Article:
The President Of The United States is found having a quick shag so a spin doctor stages a war to divert attention from the Prez's zipper. At the time of writing, Bill Clinton's (alleged) dalliance with Monica Lewinsky is practically old news as he seeks to flex his political muscles in the direction of Saddam Hussein. Biting satire or frightening prescience? Barry Levinson's low-budget comedy is a bit of both but less than the sum of these parts.
When the leader of the free world is caught with his hand up a girl guide's uniform, things do not look well for the political machine that espouses life, liberty and the pursuit of happiness. The ensuing sex-gate scandal could spell the end for the Mr. President in the forthcoming election unless spin doctor Ronnie Brean (De Niro) can run some interference. And who better at fooling the public than Hollywood? Bringing White House aide Heche along for the ride, Ronnie enlists the help of movie producer Stan Motss (Hoffman). Their plan? To fabricate a war. Their proposed target? Albania . . .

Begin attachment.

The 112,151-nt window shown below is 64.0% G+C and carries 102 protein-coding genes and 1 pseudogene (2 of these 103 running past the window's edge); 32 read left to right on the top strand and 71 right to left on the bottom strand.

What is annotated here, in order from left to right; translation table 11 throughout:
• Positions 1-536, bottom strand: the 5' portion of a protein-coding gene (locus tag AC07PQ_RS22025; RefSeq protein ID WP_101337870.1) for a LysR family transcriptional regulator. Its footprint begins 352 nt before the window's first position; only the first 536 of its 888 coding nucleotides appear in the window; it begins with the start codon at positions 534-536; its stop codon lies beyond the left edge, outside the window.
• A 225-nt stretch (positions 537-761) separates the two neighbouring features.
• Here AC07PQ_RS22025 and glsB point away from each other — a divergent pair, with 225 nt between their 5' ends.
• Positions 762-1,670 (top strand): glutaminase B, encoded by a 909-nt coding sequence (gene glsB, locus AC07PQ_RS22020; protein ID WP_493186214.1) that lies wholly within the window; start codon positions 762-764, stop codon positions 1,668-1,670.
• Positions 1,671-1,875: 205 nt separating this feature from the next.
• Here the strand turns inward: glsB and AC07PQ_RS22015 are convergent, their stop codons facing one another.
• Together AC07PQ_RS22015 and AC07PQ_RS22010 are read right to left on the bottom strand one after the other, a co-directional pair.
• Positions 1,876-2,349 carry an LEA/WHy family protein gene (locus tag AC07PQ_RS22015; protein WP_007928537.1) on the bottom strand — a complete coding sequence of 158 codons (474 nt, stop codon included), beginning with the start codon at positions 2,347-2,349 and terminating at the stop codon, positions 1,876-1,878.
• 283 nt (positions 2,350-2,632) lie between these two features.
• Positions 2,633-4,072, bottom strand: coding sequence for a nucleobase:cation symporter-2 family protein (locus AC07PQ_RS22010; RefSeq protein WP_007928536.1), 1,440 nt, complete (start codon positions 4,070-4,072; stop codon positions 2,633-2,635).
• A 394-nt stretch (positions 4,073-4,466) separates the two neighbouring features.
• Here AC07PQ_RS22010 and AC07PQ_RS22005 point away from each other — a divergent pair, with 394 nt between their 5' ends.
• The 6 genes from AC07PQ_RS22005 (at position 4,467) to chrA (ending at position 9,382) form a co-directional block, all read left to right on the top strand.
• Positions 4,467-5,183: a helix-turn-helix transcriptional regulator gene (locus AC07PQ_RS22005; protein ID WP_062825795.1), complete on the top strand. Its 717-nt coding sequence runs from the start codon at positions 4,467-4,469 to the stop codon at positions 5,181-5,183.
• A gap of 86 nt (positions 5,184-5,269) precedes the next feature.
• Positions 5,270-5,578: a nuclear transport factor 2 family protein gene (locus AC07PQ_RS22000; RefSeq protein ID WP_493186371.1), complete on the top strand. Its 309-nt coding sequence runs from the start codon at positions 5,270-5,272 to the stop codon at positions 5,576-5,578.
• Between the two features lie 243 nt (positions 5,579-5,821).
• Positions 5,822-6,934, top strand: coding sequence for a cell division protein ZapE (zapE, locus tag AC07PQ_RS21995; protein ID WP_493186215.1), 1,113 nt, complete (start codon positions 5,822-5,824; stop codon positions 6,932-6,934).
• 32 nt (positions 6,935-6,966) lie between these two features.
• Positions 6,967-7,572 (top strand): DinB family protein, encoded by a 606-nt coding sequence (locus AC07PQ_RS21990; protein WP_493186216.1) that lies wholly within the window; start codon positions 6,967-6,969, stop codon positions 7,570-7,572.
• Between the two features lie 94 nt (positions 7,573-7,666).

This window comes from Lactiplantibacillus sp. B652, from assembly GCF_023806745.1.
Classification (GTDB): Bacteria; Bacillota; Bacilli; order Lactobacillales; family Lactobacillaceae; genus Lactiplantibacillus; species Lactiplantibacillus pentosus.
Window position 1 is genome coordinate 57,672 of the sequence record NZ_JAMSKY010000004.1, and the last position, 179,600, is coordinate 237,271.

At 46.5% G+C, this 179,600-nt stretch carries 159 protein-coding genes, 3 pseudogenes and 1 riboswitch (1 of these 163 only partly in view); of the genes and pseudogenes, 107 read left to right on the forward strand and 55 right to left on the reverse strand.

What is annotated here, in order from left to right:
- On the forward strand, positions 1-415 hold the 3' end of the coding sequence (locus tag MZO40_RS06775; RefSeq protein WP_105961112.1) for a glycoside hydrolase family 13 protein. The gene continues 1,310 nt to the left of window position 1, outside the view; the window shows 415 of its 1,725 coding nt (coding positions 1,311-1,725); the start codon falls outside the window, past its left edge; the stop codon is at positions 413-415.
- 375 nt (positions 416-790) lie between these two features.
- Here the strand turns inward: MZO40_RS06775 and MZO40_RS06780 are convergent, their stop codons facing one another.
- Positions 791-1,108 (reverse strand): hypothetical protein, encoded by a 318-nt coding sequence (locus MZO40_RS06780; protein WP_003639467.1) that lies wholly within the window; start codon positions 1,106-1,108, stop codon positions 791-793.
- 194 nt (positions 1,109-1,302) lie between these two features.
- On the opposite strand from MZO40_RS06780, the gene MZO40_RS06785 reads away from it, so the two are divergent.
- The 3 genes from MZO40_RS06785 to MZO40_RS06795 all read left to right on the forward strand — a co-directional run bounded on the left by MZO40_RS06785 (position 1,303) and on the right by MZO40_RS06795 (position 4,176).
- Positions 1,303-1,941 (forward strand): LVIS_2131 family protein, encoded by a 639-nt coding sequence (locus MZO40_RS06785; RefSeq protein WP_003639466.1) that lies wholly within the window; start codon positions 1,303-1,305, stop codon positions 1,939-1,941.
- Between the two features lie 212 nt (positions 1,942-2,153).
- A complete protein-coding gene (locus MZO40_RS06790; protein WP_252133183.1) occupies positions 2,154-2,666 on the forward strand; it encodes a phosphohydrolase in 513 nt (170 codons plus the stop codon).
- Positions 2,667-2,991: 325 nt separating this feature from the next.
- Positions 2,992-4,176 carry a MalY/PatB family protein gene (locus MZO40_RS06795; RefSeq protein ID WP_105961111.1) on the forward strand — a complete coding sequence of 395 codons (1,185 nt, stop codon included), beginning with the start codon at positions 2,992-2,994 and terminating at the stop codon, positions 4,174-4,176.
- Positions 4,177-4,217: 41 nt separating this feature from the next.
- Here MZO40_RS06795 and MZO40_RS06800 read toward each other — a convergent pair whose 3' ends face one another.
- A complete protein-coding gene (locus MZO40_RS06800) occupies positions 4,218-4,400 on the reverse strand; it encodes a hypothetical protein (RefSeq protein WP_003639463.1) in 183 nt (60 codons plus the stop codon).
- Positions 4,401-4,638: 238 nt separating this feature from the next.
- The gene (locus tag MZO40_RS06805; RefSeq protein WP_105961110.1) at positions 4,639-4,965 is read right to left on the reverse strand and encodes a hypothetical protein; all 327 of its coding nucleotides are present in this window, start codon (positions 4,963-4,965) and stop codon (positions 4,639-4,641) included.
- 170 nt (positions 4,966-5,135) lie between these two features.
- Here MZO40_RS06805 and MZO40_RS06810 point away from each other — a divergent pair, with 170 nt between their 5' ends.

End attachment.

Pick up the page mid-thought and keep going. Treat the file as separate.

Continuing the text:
Written in part by David Mamet, Wag The Dog is a lovely idea, with credibility buoyed by its incredible timeliness. But, content with its initial premise, the movie lacks the necessary bite to develop the satire further, to the point where it's difficult to spot whether Washington or Hollywood is the target. Maybe the point is that they're now more or less one and the same, but the film seems more concerned with its characters than what they have to say.
This is another of Levinson's back to basics productions (see also Jimmy Hollywood) and the fact remains that despite his Baltimore movies (Diner, Tin Men, Avalon), he is simply not a personal filmmaker. His true talent lies in eliciting top performances from well cast actors. Thus, we have De Niro not mugging in a comedy, Heche as the perfect audience touchstone and Hoffman, seldom better in a turn that is reputedly his take on Uberproducer Robert Evans. Great acting, great filmmaking, half-realised idea - but nonetheless entertaining.